University professor Dr. László Kóbori, who has taken over as director of the Department of Transplantation and Surgery as of July 1, has been working at the department for 25 years. His plans include further developing the liver transplantation program for children and interventional surgical-radiological hybrid operations. His main objective is educating a new generation of doctors, by expanding the teaching of organ and oncological surgery, including the potential international expansion of surgical resident training, which is also closely linked to developing scientific work.

Dr. László Kóbori said that within the 250-year-old Semmelweis University, the Department of Transplantation and Surgery is 25 years old, and he has been working there since the beginning. “During this time, a team has developed at the department from our former leaders and professors that operates a transplantation and surgery program that is of high-quality even on a European level, and our mission is to continue on this path,” the director declared.

He considers training a new generation of doctors to be one of his most important tasks, in which he plans to follow the Dutch model that he became familiar with when he lived there in 1995-1997. This also fits well into the current ongoing curriculum reform at the university. The early introduction of young doctors to practice has been a tradition at the department, as the standard operation types should be passed on them as soon as possible, said Dr. László Kóbori. He added that the basics should be learned in practice in this line of work already in their 30s and the goal is to train operating residents.

Preparations are also underway to join the US’s Trialect program, under which they would be able to bring residents from renowned universities (Harvard, Yale, UCLA, Cambridge, Heidelberg) to the department. The department has been an accredited education center of the European Union of Medical Specialists (UEMS) since 2011, one of the first four in Europe, and plans include continuing this occupation-specific training.

The director plans to increase the number of statements put out by the department and that young people be more active in academic work. He believes transplantation is a “fortunate” area due to its multidisciplinary nature. They are working together with the Hungarian Academy of Sciences’ Metabolic Drug Interactions Research Group, led by Dr. Katalin Monostory on building a methodology for the personalized drug treatment of liver transplant patients, which they were first in the world to put into clinical practice. The other main area of research is surgical anatomy, concentrating mainly on the anatomical variations of liver surgery, which forms the basis of living donations and the split program. In the course of more than 10 years of research around 600 so-called corrosive preparations have been developed, which have been used in education as well.

Dr. László Kóbori emphasized that joining Eurotransplant in 2013 was a milestone for the department and the transplantation program in Hungary. The accession was prepared by the department’s director at the time, Dr. Róbert Langer, as well as deputy state secretary Dr. Ildikó Horváth and Dr. Ferenc Perner, while Kóbori himself assisted the work as the president of the Hungarian Transplant Society. Following the accession, the number of organ donations jumped, as did kidney live donation activity (to around 30 per year), emergency transplantations can be provided in time and patients with special needs are operated on as soon as possible. The department performs 120-150 kidney, 70-80 liver and 4-5 combined pancreas-kidney transplantations a year. Dr. Kóbori plans to keep up this level of transplant numbers as well as expanding the profile in some areas (cross donations, ABO incompatibility transplants, machine perfusion, etc.), while further developing combined transplants (heart-liver, lung-liver and kidney) is also on the agenda.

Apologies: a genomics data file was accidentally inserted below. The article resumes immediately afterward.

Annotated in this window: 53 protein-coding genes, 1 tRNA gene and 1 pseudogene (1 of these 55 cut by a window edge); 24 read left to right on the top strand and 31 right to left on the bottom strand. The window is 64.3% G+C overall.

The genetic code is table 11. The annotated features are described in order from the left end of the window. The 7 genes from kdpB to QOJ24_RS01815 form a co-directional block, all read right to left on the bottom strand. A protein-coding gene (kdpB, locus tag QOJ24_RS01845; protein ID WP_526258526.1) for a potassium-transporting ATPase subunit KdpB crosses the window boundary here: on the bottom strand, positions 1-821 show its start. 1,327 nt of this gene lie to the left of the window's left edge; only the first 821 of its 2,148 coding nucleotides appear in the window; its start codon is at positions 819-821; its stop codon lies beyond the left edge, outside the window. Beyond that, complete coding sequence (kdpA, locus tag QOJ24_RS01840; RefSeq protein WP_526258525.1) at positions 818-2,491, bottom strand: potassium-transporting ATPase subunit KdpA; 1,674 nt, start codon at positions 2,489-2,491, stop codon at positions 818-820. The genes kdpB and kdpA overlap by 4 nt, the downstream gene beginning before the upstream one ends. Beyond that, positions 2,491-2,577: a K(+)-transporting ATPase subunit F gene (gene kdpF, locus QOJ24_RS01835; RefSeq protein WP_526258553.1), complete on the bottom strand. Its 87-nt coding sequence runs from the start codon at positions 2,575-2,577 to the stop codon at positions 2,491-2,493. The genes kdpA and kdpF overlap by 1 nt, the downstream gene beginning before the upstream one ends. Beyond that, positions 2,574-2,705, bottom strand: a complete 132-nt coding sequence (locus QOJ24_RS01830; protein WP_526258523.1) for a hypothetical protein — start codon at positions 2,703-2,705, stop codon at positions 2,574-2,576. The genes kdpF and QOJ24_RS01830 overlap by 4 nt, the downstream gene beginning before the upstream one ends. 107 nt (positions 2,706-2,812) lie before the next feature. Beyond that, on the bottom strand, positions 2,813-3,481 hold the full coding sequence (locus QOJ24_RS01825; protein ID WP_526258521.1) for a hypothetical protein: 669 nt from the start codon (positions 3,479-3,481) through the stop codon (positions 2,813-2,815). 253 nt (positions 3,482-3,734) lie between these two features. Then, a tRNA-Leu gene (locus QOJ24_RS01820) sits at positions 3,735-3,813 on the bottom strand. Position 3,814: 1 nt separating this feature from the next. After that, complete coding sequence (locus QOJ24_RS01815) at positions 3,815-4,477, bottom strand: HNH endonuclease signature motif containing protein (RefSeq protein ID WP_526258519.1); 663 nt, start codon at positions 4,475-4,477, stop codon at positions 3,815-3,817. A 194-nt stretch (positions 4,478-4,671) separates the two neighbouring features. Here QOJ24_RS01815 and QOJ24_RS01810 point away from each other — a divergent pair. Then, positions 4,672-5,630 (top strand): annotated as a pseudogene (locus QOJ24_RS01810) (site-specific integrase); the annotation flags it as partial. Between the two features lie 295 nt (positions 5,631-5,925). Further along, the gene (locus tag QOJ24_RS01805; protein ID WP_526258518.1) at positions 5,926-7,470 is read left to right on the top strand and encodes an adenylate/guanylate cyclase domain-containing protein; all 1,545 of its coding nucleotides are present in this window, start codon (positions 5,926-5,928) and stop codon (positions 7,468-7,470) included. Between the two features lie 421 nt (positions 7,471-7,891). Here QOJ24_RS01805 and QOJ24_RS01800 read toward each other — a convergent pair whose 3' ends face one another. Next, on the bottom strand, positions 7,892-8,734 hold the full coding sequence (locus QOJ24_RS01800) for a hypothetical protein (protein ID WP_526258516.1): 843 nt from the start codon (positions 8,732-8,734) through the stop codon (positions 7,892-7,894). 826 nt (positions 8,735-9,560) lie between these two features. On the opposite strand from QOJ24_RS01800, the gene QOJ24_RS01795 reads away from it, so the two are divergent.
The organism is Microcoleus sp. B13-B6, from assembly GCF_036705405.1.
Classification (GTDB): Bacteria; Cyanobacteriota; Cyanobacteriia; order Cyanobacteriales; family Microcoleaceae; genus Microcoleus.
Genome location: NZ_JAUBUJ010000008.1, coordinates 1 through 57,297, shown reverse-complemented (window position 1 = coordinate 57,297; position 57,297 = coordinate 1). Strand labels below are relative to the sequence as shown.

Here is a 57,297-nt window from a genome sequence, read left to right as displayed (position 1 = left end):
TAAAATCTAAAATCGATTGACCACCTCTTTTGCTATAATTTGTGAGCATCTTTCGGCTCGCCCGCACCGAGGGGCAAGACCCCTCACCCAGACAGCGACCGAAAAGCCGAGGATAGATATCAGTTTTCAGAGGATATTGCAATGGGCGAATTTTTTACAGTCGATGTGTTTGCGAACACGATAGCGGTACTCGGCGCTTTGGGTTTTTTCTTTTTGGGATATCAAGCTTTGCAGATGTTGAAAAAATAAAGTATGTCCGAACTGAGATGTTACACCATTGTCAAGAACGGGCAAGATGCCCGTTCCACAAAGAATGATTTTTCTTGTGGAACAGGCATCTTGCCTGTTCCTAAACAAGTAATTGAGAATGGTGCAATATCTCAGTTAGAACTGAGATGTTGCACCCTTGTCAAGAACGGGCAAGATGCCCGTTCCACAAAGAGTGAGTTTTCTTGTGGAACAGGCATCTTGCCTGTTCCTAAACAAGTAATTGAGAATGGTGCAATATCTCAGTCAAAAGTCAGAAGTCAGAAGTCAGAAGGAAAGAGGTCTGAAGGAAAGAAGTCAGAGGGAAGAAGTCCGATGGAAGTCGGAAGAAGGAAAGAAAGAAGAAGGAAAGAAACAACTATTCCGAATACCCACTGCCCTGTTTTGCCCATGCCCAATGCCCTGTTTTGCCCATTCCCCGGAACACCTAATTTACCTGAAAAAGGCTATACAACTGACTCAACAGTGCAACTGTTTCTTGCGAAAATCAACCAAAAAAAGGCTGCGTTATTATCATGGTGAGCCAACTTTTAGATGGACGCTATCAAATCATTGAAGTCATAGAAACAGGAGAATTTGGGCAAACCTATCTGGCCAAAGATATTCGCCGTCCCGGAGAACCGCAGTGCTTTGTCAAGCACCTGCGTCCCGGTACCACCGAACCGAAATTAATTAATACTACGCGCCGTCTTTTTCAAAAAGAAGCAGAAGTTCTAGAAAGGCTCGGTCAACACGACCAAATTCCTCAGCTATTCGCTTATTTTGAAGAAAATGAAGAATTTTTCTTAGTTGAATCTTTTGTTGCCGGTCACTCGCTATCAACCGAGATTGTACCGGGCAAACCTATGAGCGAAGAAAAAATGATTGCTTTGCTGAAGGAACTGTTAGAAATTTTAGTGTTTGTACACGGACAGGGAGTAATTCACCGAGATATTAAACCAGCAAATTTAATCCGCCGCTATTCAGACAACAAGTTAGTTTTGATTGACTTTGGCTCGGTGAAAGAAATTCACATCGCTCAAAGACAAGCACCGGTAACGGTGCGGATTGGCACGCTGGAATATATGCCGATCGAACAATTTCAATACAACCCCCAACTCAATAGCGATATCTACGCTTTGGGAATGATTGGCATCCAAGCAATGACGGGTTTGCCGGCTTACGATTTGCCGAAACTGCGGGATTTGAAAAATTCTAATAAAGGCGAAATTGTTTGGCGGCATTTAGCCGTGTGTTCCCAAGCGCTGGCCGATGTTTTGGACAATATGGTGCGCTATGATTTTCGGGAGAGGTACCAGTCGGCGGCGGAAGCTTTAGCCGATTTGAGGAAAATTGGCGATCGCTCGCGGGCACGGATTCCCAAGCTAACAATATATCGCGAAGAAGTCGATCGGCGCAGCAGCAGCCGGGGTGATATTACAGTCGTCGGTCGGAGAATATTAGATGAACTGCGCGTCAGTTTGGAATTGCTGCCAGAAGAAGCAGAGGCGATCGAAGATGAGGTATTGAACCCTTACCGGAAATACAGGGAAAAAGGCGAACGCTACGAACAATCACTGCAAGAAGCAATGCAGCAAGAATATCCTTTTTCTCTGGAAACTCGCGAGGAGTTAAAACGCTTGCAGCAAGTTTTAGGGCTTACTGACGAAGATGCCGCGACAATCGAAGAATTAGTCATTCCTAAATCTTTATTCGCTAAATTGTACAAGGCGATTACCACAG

One of the most important goals is further developing child liver transplants, for which the director plans to use the expertise and contacts he gained in Hamburg. “We are talking about children that weigh less than 10 kilograms, a ‘red line’ in liver transplants where everything has to be done a little differently than normal, including the work of the hepatologist, the radiologist, doctors and intensive care nurses as well as surgery techniques,” said Dr. László Kóbori. The planned collaboration project would involve the Hamburg-Eppendorf (UKE) university center and the 1st Department of Pediatrics. He noted that within child liver transplants he plans to introduce live donor and “split technique” transplants; the latter means that by splitting the donated organ in two, a single organ can be used for liver transplantation into one adult and one child. “With this we can multiply our transplantation possibilities as well as attract organs from Eurotransplant, as there are only few split centers in Europe,” said Dr. Kóbori about the advantages of this approach. He also noted the need to strengthen the histology background, which helps in determining the suitability of donor organs, which would also increase the number of transplantations. The further development of interventional radiology hybrid operations, he added.

“The department’s performance and reputation has always trended upward over the past 25 years, this is something we can rely on and build on the work of our predecessors: Dr. Ferenc Perner, Dr. Jenő Járay, Dr. Róbert Langer, Dr. Zoltán Máthé,” Dr. László Kóbori emphasized, noting that he is taking over a department with a good name and a good team, which is a leading regional institution within the 250-year-old Semmelweis University.

Eszter Keresztes
Translation: Tamás Deme
Photo: Attila Kovács – Semmelweis University